Endometrial cancer (EC), a cancer of the lining of the uterine wall, is the fourth most common cancer among US women. Overall, EC has a good survival rate: over 80 percent at five years, but African-American women die at up to three times the rate of white women. This is one of the worst racial disparities in cancer in the United States. To address this, engagement with patients is critical. The Endometrial Cancer Action Network for African-Americans (ECANA) was created as the first platform for African-American women to have their voices, experiences, and research priorities heard. ECANA stakeholders have identified a major barrier to ECANA’s success: gaps in trust and knowledge between black women, EC researchers, and EC advocates
To address these gaps, the project team proposes ECANA’s first public, national conference: the ECANA Conference for Community, Education, and Research Training. The event’s objectives are to: address barriers identified for each stakeholder group in an in-person, facilitated format; provide meeting space for critical in-person relationship development; initiate patient-researcher partnerships from several regions of the country; and develop a high-quality patient-friendly report for mass dissemination.
The conference will be held at the Society of Gynecologic Oncology’s (SGO) 50th Annual Meeting on Women’s Cancer in March 2019. Collaborators and attendees will be black EC patients from around the country, EC researchers, reproductive health advocates, and national reproductive justice (RJ) leaders. The agenda will include EC education, community-building and wellness workshops for patients, PCOR and RJ trainings, presentations by EC researchers, and a partnership building session. Activities will be interactive and will provide tangible tools to sustain research partnerships. The team will disseminate a high-quality digital report of conference proceedings via ECANA’s website and social media, and the digital platforms of conference collaborators.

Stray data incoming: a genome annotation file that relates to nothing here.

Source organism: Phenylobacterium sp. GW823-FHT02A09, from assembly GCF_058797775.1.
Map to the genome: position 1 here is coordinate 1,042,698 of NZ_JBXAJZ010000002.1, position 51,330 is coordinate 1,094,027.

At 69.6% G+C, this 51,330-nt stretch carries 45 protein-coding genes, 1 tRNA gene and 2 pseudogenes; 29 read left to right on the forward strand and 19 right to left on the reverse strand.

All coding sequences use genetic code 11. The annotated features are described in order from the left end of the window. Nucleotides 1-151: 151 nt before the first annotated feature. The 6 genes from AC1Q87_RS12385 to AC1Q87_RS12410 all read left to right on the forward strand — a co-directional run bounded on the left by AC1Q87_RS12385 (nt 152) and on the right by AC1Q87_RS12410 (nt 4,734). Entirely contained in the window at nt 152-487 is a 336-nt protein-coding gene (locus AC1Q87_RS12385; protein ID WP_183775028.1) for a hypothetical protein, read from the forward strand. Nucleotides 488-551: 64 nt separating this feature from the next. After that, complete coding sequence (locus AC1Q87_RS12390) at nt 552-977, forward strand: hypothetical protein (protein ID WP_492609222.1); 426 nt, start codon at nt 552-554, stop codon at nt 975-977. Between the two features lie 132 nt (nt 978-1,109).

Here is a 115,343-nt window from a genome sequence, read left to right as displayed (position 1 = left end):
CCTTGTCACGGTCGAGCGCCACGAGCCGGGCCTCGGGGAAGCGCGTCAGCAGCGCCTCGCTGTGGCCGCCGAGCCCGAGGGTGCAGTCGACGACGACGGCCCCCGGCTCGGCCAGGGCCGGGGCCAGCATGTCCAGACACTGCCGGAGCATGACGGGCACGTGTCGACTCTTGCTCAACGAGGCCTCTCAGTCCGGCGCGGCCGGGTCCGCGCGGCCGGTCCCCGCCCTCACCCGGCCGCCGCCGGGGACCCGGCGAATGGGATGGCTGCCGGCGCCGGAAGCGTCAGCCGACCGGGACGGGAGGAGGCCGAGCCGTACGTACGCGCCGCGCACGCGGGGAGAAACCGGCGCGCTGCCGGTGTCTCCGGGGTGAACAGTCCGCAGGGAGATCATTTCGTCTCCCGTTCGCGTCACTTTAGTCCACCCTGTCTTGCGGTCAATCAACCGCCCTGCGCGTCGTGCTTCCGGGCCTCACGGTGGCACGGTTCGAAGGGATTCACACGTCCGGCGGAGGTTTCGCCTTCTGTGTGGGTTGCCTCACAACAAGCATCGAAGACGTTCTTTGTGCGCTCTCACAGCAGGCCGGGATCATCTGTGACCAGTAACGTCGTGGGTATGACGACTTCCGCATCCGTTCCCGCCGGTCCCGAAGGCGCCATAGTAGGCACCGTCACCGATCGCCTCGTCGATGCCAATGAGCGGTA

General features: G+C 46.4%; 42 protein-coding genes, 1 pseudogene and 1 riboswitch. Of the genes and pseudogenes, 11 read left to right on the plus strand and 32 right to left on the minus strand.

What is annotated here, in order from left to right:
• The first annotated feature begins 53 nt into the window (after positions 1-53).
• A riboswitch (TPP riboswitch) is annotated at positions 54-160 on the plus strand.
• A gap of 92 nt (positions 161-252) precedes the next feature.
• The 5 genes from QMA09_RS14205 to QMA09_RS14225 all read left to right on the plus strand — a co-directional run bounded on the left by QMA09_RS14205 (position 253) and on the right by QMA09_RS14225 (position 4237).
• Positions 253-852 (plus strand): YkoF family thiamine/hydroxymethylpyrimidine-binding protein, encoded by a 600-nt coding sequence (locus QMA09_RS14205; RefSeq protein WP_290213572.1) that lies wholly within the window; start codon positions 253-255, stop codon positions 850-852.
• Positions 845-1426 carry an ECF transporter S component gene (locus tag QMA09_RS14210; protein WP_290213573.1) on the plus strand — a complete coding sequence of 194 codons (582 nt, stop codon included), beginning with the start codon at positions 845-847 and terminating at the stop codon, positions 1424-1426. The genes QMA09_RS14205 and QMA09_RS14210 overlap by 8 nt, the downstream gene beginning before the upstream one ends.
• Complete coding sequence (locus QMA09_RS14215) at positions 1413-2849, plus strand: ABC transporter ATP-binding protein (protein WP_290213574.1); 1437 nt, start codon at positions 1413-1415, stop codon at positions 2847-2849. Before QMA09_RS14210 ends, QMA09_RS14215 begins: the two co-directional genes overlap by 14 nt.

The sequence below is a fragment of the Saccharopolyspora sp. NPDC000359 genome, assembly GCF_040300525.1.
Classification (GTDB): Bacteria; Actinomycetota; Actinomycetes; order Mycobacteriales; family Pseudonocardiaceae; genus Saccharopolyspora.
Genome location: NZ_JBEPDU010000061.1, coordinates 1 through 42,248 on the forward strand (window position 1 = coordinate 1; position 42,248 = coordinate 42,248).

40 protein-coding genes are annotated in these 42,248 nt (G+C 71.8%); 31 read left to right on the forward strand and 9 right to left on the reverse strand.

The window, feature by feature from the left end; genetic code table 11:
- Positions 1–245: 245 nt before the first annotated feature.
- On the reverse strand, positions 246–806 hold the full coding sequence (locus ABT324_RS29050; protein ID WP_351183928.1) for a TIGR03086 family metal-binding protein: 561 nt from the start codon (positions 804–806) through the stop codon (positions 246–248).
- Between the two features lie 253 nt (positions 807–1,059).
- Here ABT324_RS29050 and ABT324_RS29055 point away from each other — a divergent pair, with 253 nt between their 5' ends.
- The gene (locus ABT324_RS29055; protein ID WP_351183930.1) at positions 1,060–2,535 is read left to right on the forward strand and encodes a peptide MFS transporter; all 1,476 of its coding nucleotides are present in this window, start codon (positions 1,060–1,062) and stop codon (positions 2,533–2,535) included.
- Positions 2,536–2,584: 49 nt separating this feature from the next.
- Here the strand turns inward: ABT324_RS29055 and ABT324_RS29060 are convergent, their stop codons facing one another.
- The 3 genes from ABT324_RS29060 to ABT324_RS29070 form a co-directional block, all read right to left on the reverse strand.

Outcomes of the ECANA conference will have significant impact for black women with EC and include:
- A national community of EC patient research advisors, who are black women
- Trained EC researchers in the key aspects of both patient-centered outcomes research (PCOR) and reproductive justice—a critical joint training to bridge the current barrier of mistrust among black women to reproductive health research
- Critical, in-person groundwork to build meaningful patient-research partnerships in EC around the country
- A public report on successful methods for aligning PCOR and reproductive justice, and building patient-researcher relationships in marginalized communities of women, which the project team will disseminate nationally
In addition to conference attendees, the team will bring together essential stakeholders, including a network of trusted clinicians who specialize in EC and serve many African-American women and ECANA’s steering group, which consists of Kemi Doll, MD, MSCR (project lead), a project manager, a project coordinator, three EC survivors, an advisor from a community organization for black women cancer survivors, advisors with expertise in patient-centered outcomes research, SGO leadership, and clinical OBGYN practice. The project team will recruit patient attendees through its networks and ECANA’s website. Collaboration with all stakeholders occurred throughout the development of the proposed project, and will continue throughout the project through monthly steering group meetings and ongoing conference session development.